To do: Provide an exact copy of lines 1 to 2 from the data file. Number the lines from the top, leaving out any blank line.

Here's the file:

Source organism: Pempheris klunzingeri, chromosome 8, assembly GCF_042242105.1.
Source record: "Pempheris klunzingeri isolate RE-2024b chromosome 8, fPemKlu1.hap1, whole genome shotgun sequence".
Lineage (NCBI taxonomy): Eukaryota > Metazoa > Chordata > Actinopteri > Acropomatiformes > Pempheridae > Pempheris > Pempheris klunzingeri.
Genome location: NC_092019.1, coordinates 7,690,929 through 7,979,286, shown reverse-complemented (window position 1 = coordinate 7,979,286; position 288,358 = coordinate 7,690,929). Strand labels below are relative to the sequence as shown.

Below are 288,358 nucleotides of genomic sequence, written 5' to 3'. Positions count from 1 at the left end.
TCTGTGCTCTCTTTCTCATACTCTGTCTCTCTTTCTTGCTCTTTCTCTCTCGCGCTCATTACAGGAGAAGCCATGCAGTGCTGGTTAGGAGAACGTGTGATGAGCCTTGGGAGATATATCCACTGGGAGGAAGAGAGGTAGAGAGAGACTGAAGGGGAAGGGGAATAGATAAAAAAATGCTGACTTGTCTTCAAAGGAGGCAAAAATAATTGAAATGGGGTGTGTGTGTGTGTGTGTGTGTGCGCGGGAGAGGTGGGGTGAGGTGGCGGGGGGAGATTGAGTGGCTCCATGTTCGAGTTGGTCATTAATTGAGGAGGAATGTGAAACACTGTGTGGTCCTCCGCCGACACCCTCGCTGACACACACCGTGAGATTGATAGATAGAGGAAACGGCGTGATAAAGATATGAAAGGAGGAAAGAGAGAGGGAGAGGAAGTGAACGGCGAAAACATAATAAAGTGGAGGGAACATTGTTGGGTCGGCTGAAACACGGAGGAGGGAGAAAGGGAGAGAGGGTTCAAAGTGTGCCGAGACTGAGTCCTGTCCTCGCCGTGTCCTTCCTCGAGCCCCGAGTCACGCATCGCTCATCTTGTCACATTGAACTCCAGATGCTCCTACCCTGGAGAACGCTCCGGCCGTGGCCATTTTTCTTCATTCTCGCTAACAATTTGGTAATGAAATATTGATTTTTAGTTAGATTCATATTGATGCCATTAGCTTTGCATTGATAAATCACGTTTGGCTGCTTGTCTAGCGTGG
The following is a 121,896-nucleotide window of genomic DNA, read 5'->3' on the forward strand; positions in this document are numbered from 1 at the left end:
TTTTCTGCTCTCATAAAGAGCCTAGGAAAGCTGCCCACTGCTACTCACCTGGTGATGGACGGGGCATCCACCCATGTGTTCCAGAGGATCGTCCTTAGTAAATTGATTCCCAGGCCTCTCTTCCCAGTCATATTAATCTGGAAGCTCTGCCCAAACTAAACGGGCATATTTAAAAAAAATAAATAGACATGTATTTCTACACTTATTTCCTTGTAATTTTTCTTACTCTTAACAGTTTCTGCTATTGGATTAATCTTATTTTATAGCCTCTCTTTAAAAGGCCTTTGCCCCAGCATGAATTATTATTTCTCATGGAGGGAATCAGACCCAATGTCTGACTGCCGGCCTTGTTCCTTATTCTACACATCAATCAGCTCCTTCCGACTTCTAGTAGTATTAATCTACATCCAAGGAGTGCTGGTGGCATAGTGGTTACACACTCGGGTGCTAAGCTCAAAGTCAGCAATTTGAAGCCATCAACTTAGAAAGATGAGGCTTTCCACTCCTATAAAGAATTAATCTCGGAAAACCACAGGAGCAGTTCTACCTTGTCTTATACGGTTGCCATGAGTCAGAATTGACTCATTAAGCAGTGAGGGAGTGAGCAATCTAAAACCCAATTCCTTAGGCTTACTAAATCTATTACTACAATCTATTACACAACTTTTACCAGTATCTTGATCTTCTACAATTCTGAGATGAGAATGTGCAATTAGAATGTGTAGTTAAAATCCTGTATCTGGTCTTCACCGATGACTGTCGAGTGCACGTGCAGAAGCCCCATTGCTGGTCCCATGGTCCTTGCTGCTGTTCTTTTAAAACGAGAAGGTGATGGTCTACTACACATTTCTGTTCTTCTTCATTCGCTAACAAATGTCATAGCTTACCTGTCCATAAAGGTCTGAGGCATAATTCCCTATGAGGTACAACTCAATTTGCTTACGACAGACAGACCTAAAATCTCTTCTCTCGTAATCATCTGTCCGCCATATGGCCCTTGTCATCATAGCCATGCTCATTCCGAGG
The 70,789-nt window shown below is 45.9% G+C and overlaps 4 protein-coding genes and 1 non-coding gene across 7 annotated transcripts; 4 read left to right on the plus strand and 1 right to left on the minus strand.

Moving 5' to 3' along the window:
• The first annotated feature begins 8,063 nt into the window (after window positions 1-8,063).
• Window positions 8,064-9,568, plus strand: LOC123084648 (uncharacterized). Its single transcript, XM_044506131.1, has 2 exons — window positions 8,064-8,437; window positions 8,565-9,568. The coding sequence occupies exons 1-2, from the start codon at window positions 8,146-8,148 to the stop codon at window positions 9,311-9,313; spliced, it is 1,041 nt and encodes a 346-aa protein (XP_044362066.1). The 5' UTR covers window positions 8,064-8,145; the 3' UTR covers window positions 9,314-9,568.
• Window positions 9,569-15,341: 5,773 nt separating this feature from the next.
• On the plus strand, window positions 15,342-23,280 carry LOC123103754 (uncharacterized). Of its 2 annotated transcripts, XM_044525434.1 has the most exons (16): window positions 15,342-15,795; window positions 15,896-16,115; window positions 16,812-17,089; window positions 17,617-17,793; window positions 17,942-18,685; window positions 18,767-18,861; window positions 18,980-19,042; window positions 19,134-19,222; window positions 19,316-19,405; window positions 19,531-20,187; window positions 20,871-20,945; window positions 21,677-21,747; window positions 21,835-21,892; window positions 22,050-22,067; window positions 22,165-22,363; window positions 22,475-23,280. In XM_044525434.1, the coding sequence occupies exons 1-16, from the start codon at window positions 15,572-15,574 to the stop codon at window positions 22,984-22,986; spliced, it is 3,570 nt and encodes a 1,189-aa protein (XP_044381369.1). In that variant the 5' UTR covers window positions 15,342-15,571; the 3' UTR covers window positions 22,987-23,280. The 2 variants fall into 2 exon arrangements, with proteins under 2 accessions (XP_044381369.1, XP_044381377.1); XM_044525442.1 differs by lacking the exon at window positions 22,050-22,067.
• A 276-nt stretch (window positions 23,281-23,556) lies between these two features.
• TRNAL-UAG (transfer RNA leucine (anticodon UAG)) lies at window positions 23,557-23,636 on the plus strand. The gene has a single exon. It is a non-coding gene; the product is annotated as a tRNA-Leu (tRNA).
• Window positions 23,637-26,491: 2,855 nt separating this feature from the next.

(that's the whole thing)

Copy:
Source organism: Pempheris klunzingeri, chromosome 8, assembly GCF_042242105.1.
Source record: "Pempheris klunzingeri isolate RE-2024b chromosome 8, fPemKlu1.hap1, whole genome shotgun sequence".